Life was certainly different for Eddy. At his mother’s insistence, he’d taken a part-time job at the local Walmart. He was immediately trained on the register, so he spent at least four hours a day standing on his feet and forcing a smile.
Does anyone else understand how difficult it is to say the same thing over and over to every person? Sometimes he’d switch it up. Instead of saying, “Hi, how are you today?” he might say, “What about this weather?” Neither question got a great response. Some people grunted and watched him take each item and swipe it across the barcode reader.
Worse, some people decided since he asked, he really cared. In the last four weeks, he heard about every type of malady. One woman even went into great detail about the color of her nasal discharge while she had COVID.
Eddy couldn’t wait for the holidays to be over. The hiring manager told him the job was seasonal at best. His last day would be New Year’s Day during the big sale.
How on earth can it get even busier? It’s only the week of Thanksgiving, and with all of these pre-Black Friday sales, people are absolutely nuts!
Of course, it was always better when his line was long and full of people. The four hours went a lot faster when he had a constant stream of customers. Otherwise, there was the side work each cashier needed to do unless they were constantly checking out people.
Straightening the impulse buy shelves was interesting. Too many people would think they wanted one item and change their minds. The first pick was put in the wrong spot. Then there were the pieces of garbage folks decided to leave behind – and where else? Stuff it in the impulse buy rack, right?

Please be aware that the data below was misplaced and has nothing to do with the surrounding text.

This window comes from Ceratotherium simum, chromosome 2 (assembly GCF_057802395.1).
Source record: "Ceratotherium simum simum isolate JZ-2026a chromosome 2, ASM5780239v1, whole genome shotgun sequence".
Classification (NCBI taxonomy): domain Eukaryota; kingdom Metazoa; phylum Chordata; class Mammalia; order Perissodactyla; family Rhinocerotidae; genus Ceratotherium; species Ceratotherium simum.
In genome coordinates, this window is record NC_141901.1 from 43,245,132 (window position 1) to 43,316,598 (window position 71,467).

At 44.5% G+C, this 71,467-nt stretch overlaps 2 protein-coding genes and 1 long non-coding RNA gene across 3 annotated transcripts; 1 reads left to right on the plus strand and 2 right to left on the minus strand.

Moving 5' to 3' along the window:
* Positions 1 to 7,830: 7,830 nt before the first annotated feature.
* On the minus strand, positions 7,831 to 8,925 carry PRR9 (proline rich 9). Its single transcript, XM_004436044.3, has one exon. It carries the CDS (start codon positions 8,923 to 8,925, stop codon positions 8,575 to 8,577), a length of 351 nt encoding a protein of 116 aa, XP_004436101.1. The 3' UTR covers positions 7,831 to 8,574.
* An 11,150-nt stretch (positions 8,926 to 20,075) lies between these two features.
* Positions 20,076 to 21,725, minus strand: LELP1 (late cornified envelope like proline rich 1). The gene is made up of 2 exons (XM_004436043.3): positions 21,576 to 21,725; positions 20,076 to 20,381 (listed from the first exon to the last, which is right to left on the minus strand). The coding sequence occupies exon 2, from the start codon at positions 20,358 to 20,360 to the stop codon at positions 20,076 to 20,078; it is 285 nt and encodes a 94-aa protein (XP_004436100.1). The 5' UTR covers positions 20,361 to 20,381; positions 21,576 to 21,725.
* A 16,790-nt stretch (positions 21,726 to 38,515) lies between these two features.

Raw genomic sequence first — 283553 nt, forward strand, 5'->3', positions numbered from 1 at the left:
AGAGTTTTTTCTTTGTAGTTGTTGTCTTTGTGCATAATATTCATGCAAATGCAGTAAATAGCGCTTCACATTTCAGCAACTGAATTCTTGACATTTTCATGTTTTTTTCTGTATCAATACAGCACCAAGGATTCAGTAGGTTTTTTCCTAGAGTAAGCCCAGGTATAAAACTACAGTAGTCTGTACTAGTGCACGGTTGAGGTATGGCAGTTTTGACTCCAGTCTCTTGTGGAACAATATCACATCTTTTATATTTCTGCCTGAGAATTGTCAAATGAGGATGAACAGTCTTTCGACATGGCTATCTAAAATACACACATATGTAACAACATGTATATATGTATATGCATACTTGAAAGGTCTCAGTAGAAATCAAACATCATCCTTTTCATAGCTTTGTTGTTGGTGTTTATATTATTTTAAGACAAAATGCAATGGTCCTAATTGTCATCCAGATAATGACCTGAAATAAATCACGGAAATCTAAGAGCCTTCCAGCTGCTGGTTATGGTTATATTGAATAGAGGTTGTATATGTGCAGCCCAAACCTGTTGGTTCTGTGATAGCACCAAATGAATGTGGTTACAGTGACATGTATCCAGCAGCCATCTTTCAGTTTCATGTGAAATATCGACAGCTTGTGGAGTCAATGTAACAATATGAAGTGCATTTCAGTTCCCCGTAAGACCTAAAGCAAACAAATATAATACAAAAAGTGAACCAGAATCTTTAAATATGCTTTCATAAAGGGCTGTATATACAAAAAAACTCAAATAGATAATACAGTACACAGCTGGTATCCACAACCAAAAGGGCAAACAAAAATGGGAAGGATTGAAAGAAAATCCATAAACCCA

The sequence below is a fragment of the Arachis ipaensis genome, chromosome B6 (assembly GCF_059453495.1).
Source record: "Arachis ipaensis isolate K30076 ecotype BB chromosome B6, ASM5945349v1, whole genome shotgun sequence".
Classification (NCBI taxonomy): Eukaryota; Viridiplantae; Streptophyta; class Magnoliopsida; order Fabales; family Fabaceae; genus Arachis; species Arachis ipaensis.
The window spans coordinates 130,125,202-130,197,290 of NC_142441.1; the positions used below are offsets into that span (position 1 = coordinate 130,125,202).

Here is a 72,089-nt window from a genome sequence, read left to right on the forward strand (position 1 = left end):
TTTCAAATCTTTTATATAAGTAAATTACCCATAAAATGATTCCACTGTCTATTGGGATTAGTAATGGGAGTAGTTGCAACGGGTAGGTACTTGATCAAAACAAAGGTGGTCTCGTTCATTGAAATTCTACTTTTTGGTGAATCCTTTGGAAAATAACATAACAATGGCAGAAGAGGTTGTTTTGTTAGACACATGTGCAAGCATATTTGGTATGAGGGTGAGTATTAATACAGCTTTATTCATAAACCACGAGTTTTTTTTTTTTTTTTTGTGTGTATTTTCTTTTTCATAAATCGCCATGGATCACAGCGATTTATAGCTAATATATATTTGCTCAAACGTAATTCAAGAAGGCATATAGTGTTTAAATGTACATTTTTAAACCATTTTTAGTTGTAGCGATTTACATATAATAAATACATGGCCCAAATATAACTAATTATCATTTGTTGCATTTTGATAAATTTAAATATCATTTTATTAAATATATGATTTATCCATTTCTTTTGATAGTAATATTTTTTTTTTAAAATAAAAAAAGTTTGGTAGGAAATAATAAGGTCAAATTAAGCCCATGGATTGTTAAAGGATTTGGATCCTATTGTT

Eddy didn’t think he’d ever noticed how filthy groceries were. He constantly used the antibacterial soap at his register to wash his hands. At least every half hour, his palms felt grimy and sticky.
On the day before Thanksgiving, Eddy purposely wore one of his mother’s turkey pins. You see, she had an entire collection of holiday-themed pins. She had an entire jewelry box dedicated to them. There were at least three for every major holiday. Eddy chose her jeweled turkey with the Swarovski crystal plumage.
Everyone who worked at Walmart knew Eddy was gay. It was evident by the way he dressed, the way he talked, and the way he checked out the guys in the store. He didn’t think it would be a big deal if he wore the pin.
But he didn’t think about how the customers would react.
Customers didn’t notice what he was wearing under the blue smock with the yellow star. They didn’t notice how his eyes focused on a good-looking guy. No, customers only watched how fast he scanned their items and stacked them so they could bag their items.
His first customer of the day stared at the pin. When Eddy asked her how she was doing, she blurted out, “Isn’t that a woman’s pin? It’s pretty, but you’re a guy.”
Feeling the flush travel up from his chest to his cheeks, Eddy smiled and said, “It is pretty, isn’t it? It’s one of my mother’s favorite pieces. She thought it would be good to sparkle today.”